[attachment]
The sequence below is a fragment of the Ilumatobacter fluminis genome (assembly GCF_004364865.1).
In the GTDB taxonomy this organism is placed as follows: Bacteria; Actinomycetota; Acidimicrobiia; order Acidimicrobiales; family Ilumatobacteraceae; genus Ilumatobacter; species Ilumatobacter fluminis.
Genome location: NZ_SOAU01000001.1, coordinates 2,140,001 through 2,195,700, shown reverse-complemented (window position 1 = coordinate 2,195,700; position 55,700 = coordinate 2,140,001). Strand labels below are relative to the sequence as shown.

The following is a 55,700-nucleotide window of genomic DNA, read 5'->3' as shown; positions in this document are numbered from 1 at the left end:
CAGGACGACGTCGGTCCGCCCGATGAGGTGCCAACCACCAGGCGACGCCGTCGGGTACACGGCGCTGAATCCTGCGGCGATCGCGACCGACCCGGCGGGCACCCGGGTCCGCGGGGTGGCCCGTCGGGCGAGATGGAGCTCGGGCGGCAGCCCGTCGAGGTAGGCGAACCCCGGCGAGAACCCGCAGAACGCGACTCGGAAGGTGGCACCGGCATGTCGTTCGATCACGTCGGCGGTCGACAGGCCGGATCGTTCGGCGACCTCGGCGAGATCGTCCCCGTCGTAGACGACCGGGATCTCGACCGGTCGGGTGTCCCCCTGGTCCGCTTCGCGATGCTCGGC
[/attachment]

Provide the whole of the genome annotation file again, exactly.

The sequence below is a fragment of the Ilumatobacter fluminis genome (assembly GCF_004364865.1).
In the GTDB taxonomy this organism is placed as follows: Bacteria; Actinomycetota; Acidimicrobiia; order Acidimicrobiales; family Ilumatobacteraceae; genus Ilumatobacter; species Ilumatobacter fluminis.
Genome location: NZ_SOAU01000001.1, coordinates 2,140,001 through 2,195,700, shown reverse-complemented (window position 1 = coordinate 2,195,700; position 55,700 = coordinate 2,140,001). Strand labels below are relative to the sequence as shown.

The following is a 55,700-nucleotide window of genomic DNA, read 5'->3' as shown; positions in this document are numbered from 1 at the left end:
CAGGACGACGTCGGTCCGCCCGATGAGGTGCCAACCACCAGGCGACGCCGTCGGGTACACGGCGCTGAATCCTGCGGCGATCGCGACCGACCCGGCGGGCACCCGGGTCCGCGGGGTGGCCCGTCGGGCGAGATGGAGCTCGGGCGGCAGCCCGTCGAGGTAGGCGAACCCCGGCGAGAACCCGCAGAACGCGACTCGGAAGGTGGCACCGGCATGTCGTTCGATCACGTCGGCGGTCGACAGGCCGGATCGTTCGGCGACCTCGGCGAGATCGTCCCCGTCGTAGACGACCGGGATCTCGACCGGTCGGGTGTCCCCCTGGTCCGCTTCGCGATGCTCGGC